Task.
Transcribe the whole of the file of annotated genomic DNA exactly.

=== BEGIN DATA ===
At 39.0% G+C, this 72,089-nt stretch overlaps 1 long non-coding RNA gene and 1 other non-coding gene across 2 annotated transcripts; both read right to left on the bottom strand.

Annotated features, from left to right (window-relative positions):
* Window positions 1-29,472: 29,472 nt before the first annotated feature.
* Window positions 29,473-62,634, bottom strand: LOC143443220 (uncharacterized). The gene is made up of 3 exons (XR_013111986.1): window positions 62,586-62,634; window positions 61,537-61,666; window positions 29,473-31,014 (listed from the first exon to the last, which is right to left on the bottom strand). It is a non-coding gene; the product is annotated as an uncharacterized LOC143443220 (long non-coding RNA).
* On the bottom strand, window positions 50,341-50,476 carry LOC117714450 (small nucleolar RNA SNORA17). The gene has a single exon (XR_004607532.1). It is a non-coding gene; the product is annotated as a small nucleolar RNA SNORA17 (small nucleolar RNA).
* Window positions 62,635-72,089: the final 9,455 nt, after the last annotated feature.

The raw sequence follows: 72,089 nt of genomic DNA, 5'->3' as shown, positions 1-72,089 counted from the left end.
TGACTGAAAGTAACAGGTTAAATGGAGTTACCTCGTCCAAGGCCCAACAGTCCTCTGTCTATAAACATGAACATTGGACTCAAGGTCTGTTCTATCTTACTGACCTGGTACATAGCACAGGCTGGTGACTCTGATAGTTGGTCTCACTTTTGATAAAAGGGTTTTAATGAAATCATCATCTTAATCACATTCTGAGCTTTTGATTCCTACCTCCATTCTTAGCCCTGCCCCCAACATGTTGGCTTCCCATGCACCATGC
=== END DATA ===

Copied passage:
At 39.0% G+C, this 72,089-nt stretch overlaps 1 long non-coding RNA gene and 1 other non-coding gene across 2 annotated transcripts; both read right to left on the bottom strand.

Annotated features, from left to right (window-relative positions):
* Window positions 1-29,472: 29,472 nt before the first annotated feature.
* Window positions 29,473-62,634, bottom strand: LOC143443220 (uncharacterized). The gene is made up of 3 exons (XR_013111986.1): window positions 62,586-62,634; window positions 61,537-61,666; window positions 29,473-31,014 (listed from the first exon to the last, which is right to left on the bottom strand). It is a non-coding gene; the product is annotated as an uncharacterized LOC143443220 (long non-coding RNA).
* On the bottom strand, window positions 50,341-50,476 carry LOC117714450 (small nucleolar RNA SNORA17). The gene has a single exon (XR_004607532.1). It is a non-coding gene; the product is annotated as a small nucleolar RNA SNORA17 (small nucleolar RNA).
* Window positions 62,635-72,089: the final 9,455 nt, after the last annotated feature.

The raw sequence follows: 72,089 nt of genomic DNA, 5'->3' as shown, positions 1-72,089 counted from the left end.
TGACTGAAAGTAACAGGTTAAATGGAGTTACCTCGTCCAAGGCCCAACAGTCCTCTGTCTATAAACATGAACATTGGACTCAAGGTCTGTTCTATCTTACTGACCTGGTACATAGCACAGGCTGGTGACTCTGATAGTTGGTCTCACTTTTGATAAAAGGGTTTTAATGAAATCATCATCTTAATCACATTCTGAGCTTTTGATTCCTACCTCCATTCTTAGCCCTGCCCCCAACATGTTGGCTTCCCATGCACCATGC